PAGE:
For the video of the talk: click here.
Talk delivered February 19, 2018
Daniel Kammen is a professor of energy at the University of California, Berkeley, with parallel appointments in the Energy and Resources Group (which he chairs), the Goldman School of Public Policy, and the Department of Nuclear Science and Engineering. Recently, he gave a talk at MITEI examining the current state of clean energy innovation and implementation, both in the U.S. and internationally. Using a combination of analytical and empirical approaches, he discussed the strengths and weaknesses of clean energy efforts on the household, city, and regional levels.
Q: Your team has built energy transition models for several countries, including Chile, Nicaragua, China, and India. Can you describe how these models work and how they can inform global climate negotiations like the Paris Accords?
A: My laboratory has worked with three governments to build open-source models of the current state of their energy systems and possible opportunities for improvement. This model, SWITCH, is an exceptionally high-resolution platform for examining the costs, reliability, and carbon emissions of energy systems as small as Nicaragua’s and as large as China’s. The exciting recent developments in the cost and performance improvements of solar, wind, energy storage, and electric vehicles permit the planning of dramatically decarbonized systems that have a wide range of ancillary benefits: increased reliability, improved air quality, and monetizing energy efficiency, to name just a few. With the Paris Climate Accords placing 80% or greater decarbonization targets on all nations’ agendas (sadly, except for the U.S. federal government), the need for an ‘honest broker’ for the costs and operational issues around power systems is key.
Q: At the end of your talk, you mentioned a carbon footprint calculator that you helped create. How much do individual behaviors matter in addressing climate change?
A: The carbon footprint, or CoolClimate project, is a visualization and behavioral economics tool that can be used to highlight the impacts of individual decisions at the household, school, and city level. We have used it to support city-city competitions for “California’s coolest city,” to explore the relative impacts of lifetime choices (buying an electric vehicle versus or along with changes of diet), and more.
Q: You touched on the topic of the “high ambition coalition,” a COP21 goal of keeping warming under 1.5 degrees Celsius. Can you expand on this movement and the carbon negative strategies it would require?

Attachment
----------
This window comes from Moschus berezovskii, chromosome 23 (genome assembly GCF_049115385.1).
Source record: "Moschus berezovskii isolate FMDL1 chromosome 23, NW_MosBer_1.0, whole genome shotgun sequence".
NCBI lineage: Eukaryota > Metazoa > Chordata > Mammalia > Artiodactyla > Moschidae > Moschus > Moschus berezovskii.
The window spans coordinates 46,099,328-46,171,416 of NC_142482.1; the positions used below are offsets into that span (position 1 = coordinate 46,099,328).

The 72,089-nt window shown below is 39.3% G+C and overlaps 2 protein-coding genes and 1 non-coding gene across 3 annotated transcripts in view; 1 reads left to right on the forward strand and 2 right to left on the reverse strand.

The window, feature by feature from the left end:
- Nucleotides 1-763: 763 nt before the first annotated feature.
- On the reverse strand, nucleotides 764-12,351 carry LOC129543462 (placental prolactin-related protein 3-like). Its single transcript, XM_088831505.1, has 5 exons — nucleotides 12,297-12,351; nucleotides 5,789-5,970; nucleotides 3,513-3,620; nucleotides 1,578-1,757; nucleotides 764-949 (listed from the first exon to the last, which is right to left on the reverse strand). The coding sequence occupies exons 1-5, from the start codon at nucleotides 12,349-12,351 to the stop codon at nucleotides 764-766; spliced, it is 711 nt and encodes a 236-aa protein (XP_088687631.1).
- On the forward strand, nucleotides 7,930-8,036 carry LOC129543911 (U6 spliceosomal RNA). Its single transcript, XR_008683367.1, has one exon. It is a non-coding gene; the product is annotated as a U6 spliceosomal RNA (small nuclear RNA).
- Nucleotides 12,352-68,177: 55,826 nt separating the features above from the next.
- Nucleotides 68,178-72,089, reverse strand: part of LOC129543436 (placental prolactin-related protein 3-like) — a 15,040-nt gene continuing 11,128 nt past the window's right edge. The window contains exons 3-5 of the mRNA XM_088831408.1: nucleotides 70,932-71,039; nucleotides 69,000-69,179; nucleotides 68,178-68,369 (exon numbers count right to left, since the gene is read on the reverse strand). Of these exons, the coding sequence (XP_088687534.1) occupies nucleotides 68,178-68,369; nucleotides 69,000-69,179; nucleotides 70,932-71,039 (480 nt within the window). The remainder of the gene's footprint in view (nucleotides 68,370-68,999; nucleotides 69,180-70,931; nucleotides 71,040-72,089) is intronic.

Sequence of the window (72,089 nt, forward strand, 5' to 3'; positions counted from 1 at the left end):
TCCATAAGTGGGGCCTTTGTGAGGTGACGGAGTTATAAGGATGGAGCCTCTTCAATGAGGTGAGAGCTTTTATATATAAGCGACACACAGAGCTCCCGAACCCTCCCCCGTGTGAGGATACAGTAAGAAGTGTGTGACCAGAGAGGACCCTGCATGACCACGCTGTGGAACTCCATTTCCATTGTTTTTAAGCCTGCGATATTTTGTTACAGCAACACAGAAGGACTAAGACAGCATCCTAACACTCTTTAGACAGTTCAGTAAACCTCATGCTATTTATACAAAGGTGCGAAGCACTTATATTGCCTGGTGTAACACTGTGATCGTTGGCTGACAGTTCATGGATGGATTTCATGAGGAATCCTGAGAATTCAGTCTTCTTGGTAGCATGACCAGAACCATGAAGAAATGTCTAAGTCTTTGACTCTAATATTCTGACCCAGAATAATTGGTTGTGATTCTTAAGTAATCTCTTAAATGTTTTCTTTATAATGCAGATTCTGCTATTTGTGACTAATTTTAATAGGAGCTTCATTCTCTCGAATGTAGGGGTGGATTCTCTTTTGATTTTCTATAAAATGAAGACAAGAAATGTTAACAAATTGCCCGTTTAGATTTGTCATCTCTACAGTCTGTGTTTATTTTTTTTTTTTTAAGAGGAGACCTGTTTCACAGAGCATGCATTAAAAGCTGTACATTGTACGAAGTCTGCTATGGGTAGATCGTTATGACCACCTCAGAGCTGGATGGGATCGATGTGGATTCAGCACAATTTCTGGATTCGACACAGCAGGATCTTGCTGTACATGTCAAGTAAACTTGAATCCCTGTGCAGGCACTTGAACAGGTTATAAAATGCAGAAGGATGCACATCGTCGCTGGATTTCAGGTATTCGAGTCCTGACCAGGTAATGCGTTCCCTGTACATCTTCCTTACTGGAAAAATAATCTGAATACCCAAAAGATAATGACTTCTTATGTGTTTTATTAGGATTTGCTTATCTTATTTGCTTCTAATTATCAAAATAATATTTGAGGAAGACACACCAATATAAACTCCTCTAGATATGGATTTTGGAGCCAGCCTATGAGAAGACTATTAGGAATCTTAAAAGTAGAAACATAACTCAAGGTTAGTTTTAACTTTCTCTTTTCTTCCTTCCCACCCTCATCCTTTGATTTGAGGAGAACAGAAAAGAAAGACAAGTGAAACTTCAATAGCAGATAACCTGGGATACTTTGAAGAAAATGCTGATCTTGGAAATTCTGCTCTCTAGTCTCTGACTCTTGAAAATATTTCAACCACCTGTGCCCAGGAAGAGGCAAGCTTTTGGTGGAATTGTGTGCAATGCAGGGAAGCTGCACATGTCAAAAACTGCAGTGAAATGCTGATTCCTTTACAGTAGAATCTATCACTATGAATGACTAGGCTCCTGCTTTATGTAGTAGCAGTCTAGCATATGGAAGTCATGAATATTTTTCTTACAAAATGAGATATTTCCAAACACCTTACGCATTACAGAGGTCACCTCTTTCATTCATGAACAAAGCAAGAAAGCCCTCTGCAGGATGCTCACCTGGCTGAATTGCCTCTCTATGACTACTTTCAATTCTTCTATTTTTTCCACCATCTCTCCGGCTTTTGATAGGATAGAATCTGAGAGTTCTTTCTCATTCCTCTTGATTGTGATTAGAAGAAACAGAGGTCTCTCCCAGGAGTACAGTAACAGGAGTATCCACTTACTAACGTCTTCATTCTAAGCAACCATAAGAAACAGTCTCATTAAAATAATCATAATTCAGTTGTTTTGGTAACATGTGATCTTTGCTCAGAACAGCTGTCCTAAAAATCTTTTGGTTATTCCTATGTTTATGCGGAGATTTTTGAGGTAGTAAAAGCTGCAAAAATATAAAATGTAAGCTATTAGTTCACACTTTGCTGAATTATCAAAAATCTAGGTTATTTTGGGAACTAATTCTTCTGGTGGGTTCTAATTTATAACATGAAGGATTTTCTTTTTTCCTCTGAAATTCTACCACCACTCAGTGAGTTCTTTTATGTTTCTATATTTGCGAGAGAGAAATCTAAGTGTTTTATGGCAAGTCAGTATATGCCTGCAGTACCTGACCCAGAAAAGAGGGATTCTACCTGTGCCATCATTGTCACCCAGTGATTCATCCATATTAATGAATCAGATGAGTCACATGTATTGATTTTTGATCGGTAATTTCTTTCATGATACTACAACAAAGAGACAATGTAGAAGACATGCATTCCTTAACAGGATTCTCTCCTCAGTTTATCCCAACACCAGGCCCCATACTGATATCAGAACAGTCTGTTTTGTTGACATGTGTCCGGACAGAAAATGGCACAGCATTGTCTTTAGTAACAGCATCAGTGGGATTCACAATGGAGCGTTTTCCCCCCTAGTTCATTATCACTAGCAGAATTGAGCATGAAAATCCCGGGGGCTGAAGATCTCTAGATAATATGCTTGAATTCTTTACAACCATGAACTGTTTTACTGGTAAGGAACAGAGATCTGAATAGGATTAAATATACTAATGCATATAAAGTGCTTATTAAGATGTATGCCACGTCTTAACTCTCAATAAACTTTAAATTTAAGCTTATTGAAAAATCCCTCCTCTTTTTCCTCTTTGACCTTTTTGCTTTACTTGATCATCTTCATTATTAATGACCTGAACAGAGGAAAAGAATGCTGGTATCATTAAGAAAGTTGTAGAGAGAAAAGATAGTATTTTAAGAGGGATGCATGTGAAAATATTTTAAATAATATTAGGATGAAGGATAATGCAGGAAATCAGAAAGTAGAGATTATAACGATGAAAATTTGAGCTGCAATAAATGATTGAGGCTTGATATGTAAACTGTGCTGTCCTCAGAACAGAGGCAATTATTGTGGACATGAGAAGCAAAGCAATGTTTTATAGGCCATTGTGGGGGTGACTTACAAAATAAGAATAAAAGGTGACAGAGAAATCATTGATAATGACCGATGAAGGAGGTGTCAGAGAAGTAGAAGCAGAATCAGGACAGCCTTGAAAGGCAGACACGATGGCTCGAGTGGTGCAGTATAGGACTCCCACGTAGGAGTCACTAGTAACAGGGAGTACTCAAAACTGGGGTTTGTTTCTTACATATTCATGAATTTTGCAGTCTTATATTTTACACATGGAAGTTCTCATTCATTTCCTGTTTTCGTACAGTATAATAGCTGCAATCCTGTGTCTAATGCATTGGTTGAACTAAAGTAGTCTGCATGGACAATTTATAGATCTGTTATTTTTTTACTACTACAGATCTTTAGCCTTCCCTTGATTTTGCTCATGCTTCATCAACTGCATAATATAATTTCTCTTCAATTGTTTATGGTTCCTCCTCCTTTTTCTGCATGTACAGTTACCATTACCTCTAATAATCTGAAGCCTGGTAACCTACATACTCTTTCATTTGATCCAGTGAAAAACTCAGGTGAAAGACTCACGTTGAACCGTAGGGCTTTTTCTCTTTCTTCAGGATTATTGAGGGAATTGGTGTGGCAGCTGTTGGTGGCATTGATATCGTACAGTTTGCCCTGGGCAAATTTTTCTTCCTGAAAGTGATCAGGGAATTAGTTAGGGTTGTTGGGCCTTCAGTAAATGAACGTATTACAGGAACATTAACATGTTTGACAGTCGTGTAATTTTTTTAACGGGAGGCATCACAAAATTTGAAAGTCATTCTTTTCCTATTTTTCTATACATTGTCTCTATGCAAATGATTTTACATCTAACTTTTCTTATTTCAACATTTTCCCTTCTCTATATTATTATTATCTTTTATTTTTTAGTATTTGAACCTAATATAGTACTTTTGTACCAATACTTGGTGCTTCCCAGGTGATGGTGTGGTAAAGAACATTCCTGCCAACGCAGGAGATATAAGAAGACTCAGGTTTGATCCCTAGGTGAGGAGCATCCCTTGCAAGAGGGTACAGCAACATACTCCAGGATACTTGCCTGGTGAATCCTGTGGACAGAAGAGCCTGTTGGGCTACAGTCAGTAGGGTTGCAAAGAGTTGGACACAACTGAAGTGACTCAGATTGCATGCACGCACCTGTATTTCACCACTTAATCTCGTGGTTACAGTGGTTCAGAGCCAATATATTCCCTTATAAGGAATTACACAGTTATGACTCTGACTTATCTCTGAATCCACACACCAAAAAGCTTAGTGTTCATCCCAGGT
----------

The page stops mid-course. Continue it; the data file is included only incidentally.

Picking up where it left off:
A: As we look at paths to a sustainable global energy system, efforts to limit warming to 1.5 degrees Celsius will require not only zeroing out industrial and agricultural emissions, but also removing carbon from the atmosphere. This demands increasing natural carbon sinks by preserving or expanding forests, sustaining ocean systems, and making agriculture climate– and water-smart. One pathway, biomass energy with carbon capture and sequestration, has both supporters and detractors. It involves growing biomass, using it for energy, and then sequestering the emissions.
In the wake of the historic vote by University of California faculty to divest from fossil fuels, California Magazine is re-running a 2014 article where action leading to the divestment vote took off. Daniel Kammen’s Op Ed, “UC’s investments in fossil fuels are hurting the planet”, in the Daily Californian from December 3, 2013 is here. That […]
Originally published in Mongabay: In a comment article published in the Nature last month, scientists argue that an “energy future in which both people and rivers thrive” is possible with better planning. The hydropower development projects now underway threaten the world’s last free-flowing rivers, posing severe threats to local human communities and the species that […]
For a link to the publication, click here. For a direct link to the publication in Nature, click here.
Deborah Sunter, Ph.D., spent two years as a postdoctoral fellow with the U.S. Department of Energy Office of Energy Efficiency and Renewable Energy in the Postdoctoral Research Award Program. Sunter’s research explored and expanded a modeling platform designed to help evaluate and meet the United States’ growing energy demands. Her research and contributions have been […]
KQED Newsroom, May 10, 2019 Go to the 17:45 mark to watch the climate change segment: click here Or, here is the link: https://www.kqed.org/news/11746298/governor-gavin-newsom-uber-ipo-and-backlash-climate-change-and-biodiversity